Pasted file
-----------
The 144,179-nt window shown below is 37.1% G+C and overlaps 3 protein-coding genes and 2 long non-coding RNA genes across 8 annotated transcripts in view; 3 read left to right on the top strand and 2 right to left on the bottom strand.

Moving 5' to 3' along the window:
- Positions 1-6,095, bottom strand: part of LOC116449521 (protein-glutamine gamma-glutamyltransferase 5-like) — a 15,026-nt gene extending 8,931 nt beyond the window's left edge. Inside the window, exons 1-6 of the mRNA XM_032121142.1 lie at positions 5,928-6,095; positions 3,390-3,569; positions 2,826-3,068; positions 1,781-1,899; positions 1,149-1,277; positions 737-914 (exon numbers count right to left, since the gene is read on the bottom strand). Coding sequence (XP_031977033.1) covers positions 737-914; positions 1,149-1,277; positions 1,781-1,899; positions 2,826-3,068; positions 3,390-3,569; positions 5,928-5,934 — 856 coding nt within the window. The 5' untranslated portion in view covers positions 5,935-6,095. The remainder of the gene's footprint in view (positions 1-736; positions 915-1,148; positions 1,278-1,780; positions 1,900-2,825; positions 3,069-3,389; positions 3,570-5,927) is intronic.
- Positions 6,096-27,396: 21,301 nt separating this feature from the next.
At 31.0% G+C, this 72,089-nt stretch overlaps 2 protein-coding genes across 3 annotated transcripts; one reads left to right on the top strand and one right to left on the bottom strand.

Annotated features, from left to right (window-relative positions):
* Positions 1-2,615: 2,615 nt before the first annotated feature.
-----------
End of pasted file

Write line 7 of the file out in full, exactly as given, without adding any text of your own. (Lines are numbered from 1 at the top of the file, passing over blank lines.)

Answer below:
* Positions 1-2,615: 2,615 nt before the first annotated feature.